Title: New Time-Space Trade-offs to Invert One-Way Functions and Break Pseudorandom Gen
Speaker: Luca Trevisan Stanford University
Time: 2010-03-25 14:00-2010-03-25 15:00
Venue: FIT 1-222

Abstract:

We study time-space trade-offs in attacks against one-way functions and pseudorandom generators. Fiat and Naor show that for every function f:[N]- > [N] there is an algorithm that inverts f everywhere using (ignoring lower order factors) time, space and advice at most N^{3/4}.
We show that an algorithm using time, space and advice at most max { (epsilon*N)^{1/2} , epsilon^{5/4} * N^{3/4} } exists that inverts f on at least an epsilon fraction of inputs. A lower bound of (epsilon*N)^{1/2} also holds, making our result tight in the ``low end'' of small epsilon.
We also show that for every length-increasing generator G:[N]->[2N] there is a algorithm that achieves distinguishing probability epsilon between the output of G and the uniform distribution and that can be implemented in polynomial (in logN) time and with advice and space O(epsilon^2 * NlogN). Alternatively, it can be implemented as a circuit of size O(epsilon^2 * N). We prove a lower bound of ST > epsilon^2 * N where T is the time used by the algorithm and S is the amount of advice. We prove stronger lower bounds in the common random string model, for families of one-way permutations and of pseudorandom generators.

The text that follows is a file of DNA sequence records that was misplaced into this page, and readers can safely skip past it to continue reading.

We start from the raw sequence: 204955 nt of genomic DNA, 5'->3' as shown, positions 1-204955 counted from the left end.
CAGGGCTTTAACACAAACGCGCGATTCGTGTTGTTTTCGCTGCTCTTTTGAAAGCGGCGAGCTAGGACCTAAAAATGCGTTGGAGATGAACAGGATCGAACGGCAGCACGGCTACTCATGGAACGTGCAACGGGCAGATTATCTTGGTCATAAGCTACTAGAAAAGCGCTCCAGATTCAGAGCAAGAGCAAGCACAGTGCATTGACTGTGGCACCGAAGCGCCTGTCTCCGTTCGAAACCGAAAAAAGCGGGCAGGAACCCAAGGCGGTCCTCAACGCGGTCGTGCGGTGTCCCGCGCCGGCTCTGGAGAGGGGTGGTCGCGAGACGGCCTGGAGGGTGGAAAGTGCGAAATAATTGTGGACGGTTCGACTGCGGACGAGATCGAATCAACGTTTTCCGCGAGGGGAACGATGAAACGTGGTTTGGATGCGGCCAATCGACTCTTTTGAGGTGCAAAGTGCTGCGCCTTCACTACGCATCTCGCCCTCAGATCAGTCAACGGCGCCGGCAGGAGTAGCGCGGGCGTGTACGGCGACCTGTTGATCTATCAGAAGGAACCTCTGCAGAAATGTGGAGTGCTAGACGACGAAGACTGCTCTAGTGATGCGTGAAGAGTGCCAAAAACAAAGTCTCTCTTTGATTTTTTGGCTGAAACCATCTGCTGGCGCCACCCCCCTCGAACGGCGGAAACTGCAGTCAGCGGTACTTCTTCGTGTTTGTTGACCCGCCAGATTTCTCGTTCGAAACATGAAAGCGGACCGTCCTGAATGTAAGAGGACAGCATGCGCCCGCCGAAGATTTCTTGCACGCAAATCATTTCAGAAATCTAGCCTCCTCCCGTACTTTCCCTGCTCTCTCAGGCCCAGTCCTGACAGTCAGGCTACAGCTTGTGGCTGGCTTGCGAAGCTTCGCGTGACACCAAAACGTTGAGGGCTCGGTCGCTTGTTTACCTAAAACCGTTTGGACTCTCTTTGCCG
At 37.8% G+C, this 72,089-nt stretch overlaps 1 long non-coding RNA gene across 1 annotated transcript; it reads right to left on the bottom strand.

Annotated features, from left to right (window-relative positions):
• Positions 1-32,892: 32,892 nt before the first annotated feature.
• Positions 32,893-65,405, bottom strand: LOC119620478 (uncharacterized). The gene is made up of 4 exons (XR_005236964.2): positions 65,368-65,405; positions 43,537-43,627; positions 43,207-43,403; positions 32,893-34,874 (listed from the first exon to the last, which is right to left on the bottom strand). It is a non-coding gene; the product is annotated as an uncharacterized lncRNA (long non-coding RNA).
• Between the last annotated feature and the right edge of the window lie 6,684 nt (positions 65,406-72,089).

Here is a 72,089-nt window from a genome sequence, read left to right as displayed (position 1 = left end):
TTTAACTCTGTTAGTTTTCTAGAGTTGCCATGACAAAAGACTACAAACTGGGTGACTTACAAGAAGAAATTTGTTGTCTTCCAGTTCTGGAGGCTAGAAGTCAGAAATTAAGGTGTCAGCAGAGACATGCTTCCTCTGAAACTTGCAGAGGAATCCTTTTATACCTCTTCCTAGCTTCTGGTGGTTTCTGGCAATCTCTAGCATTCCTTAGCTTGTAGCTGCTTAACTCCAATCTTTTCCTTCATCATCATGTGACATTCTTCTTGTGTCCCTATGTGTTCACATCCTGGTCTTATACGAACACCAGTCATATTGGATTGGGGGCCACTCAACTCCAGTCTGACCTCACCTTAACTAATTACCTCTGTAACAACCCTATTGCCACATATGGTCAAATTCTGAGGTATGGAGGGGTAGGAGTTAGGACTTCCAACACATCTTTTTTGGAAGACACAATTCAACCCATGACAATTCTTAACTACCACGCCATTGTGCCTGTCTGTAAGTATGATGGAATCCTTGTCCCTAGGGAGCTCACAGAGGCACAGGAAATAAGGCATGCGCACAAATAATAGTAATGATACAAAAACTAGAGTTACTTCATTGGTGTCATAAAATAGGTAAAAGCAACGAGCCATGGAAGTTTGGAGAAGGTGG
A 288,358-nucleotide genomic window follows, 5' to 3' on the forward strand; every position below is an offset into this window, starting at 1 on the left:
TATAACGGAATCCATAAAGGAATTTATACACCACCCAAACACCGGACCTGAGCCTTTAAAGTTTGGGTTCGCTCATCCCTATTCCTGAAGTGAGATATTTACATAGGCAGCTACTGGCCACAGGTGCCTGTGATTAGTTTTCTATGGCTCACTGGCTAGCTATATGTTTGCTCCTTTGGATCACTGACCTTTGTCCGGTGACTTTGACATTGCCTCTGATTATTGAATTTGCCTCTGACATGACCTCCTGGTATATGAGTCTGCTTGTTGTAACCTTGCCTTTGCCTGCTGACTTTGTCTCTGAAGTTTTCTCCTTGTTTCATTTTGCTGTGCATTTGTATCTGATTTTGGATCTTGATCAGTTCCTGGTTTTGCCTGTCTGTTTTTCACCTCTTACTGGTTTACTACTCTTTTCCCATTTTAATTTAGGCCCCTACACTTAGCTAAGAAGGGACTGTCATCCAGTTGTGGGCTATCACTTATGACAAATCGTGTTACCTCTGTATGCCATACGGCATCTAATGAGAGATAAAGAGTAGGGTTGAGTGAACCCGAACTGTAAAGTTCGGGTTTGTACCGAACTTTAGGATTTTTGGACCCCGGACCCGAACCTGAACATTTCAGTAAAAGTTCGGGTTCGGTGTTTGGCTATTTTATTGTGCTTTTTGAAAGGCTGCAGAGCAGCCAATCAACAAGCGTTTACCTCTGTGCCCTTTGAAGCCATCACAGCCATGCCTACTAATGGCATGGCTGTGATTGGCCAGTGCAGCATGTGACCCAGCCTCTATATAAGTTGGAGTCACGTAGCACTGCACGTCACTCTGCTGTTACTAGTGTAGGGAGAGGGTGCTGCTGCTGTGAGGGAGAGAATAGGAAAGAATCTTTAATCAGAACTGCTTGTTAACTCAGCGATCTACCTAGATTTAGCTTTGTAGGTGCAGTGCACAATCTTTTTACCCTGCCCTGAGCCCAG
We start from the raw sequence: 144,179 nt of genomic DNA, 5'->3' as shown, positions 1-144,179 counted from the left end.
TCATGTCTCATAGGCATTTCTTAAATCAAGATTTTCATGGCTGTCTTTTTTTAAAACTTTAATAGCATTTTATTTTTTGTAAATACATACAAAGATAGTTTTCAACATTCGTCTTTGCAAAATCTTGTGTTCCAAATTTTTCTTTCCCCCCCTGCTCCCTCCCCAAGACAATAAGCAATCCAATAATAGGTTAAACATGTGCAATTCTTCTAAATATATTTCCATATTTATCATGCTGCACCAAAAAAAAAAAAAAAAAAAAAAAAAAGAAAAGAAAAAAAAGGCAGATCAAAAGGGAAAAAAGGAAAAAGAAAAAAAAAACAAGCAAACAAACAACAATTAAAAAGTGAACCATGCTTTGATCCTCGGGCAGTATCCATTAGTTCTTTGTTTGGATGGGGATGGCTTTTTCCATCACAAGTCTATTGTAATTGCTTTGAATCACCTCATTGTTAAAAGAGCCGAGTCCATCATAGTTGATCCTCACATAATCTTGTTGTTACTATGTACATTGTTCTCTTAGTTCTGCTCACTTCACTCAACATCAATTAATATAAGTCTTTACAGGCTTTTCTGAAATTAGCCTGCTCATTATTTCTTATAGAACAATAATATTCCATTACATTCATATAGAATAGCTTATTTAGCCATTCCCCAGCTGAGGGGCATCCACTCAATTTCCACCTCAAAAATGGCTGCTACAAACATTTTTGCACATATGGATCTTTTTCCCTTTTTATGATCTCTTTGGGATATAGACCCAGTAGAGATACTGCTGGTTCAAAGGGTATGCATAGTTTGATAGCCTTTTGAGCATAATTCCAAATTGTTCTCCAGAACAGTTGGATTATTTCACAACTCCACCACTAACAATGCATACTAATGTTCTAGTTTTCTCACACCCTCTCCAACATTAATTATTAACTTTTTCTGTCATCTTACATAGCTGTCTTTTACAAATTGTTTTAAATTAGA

(Joint work with Anindya De and Madhur Tulsiani.)
 

 



Short Bio:

Luca Trevisan is a professor of electrical engineering and computer science at U.C. Berkeley and a professor of computer science at Stanford. Luca received his PhD in 1997 from the University of Rome La Sapienza. Before moving to California in 2000, Luca was a post-doc at MIT and at DIMACS, and an assistant professor at Columbia University.
Luca's research is in theoretical computer science, and most of his work has been in two areas: (i) the study of randomness and pseudorandomness in computation and in combinatorics; and (ii) the theory of probabilistically checkable proofs and its relation to the approximability of combinatorial optimization problems.
Luca received the STOC'97 Danny Lewin (best student paper) award, the 2000 Oberwolfach Prize, and the 2000 Sloan Fellowship. He was an invited speaker at the 2006 International Congress of Mathematicians in Madrid.